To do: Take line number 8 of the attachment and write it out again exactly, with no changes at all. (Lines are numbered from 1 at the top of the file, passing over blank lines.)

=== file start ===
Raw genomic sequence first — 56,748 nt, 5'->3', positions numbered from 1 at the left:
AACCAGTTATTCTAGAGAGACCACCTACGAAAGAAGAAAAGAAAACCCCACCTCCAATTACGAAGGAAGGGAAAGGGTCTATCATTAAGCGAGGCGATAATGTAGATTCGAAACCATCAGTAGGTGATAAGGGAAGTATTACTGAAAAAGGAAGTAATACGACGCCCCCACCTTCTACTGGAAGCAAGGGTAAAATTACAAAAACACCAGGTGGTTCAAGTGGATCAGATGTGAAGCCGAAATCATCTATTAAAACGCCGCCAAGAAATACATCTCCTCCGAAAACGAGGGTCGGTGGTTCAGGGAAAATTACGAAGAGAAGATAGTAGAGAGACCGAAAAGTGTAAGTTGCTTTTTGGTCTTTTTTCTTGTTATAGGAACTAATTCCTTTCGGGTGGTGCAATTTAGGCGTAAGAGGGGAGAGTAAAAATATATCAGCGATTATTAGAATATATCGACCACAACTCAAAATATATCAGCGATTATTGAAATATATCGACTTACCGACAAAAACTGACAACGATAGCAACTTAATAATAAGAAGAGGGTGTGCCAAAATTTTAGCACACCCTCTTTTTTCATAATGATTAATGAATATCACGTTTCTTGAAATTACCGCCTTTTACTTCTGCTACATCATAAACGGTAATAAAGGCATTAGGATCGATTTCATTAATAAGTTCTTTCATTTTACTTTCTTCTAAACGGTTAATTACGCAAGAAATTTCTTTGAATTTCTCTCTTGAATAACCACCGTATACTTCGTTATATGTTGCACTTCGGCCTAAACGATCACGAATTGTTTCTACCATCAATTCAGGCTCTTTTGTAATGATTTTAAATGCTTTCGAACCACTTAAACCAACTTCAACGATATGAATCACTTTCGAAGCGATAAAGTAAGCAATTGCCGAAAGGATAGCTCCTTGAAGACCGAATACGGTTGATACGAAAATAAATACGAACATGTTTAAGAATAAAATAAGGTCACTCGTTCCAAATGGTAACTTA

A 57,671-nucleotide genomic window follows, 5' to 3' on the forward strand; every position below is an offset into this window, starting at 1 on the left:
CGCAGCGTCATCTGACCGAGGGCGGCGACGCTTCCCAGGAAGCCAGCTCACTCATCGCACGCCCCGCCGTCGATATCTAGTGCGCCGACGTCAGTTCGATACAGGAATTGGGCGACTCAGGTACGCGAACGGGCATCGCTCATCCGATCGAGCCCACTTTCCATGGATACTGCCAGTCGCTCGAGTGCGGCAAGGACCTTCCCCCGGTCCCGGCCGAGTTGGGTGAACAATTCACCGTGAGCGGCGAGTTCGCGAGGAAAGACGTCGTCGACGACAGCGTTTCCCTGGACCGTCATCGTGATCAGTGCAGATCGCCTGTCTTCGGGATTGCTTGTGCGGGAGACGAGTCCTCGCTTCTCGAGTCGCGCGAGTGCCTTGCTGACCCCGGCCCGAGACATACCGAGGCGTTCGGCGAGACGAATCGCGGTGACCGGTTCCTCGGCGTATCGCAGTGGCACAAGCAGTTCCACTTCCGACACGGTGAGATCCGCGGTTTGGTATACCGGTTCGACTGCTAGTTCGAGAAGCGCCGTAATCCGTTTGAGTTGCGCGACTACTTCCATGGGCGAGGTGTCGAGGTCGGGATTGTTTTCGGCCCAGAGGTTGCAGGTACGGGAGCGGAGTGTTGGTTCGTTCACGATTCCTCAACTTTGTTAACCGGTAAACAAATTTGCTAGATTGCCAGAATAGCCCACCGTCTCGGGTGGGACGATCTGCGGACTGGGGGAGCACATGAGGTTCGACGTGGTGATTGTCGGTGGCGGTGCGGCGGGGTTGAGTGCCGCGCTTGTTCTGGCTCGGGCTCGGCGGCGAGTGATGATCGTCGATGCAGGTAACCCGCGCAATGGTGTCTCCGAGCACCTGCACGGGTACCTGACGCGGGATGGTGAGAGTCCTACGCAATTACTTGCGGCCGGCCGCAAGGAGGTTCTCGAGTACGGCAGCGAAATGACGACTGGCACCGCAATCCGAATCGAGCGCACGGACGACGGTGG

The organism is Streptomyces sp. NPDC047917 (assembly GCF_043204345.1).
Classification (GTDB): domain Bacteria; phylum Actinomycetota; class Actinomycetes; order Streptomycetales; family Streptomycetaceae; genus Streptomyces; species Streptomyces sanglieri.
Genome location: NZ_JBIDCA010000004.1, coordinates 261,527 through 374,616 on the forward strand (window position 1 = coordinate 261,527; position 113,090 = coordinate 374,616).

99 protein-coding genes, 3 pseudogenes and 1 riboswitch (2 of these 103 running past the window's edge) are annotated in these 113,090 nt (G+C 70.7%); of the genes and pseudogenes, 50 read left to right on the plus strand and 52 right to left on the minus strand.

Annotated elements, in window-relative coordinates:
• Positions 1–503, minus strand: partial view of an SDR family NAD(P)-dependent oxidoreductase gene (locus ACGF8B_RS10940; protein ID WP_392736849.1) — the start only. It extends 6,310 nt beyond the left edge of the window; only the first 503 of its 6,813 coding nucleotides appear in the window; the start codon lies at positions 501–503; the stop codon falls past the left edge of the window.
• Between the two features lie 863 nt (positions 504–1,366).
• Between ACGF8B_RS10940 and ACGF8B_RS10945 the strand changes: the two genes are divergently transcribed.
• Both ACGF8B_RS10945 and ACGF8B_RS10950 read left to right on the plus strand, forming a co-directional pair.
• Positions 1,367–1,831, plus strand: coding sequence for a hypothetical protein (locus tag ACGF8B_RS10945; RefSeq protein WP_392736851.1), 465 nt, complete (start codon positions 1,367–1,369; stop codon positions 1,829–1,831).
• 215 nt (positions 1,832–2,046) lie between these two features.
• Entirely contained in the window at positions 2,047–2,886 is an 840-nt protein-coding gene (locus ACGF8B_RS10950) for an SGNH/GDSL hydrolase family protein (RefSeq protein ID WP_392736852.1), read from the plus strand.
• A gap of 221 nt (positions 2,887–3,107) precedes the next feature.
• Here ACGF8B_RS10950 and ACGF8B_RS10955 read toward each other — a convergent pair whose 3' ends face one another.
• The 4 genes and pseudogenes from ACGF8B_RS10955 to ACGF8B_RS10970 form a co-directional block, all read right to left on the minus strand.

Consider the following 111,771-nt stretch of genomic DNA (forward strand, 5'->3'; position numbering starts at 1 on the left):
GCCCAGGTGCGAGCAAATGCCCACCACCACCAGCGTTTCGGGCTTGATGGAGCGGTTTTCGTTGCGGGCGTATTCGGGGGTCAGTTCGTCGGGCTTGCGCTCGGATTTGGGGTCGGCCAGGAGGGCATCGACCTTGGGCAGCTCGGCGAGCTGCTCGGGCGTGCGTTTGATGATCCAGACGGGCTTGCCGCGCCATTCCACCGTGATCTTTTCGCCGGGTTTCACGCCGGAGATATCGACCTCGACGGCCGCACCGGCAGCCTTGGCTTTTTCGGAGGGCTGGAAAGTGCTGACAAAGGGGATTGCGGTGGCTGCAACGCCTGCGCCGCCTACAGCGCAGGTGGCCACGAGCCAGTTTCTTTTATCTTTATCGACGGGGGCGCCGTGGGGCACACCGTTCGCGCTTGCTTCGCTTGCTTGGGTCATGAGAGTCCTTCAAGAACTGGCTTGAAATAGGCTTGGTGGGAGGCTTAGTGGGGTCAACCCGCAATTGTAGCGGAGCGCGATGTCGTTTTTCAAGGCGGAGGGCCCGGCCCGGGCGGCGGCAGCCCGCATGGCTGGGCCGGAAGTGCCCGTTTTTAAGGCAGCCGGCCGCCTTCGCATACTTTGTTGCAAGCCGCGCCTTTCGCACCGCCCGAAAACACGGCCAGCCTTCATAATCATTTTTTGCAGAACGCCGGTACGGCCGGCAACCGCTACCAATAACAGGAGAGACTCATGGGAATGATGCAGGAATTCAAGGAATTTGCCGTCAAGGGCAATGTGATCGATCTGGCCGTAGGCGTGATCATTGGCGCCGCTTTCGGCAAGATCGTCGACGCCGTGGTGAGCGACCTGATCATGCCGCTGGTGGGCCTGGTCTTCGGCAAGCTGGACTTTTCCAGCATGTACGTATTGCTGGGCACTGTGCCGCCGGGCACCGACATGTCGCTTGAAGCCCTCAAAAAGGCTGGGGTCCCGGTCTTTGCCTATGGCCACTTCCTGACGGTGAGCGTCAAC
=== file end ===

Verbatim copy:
99 protein-coding genes, 3 pseudogenes and 1 riboswitch (2 of these 103 running past the window's edge) are annotated in these 113,090 nt (G+C 70.7%); of the genes and pseudogenes, 50 read left to right on the plus strand and 52 right to left on the minus strand.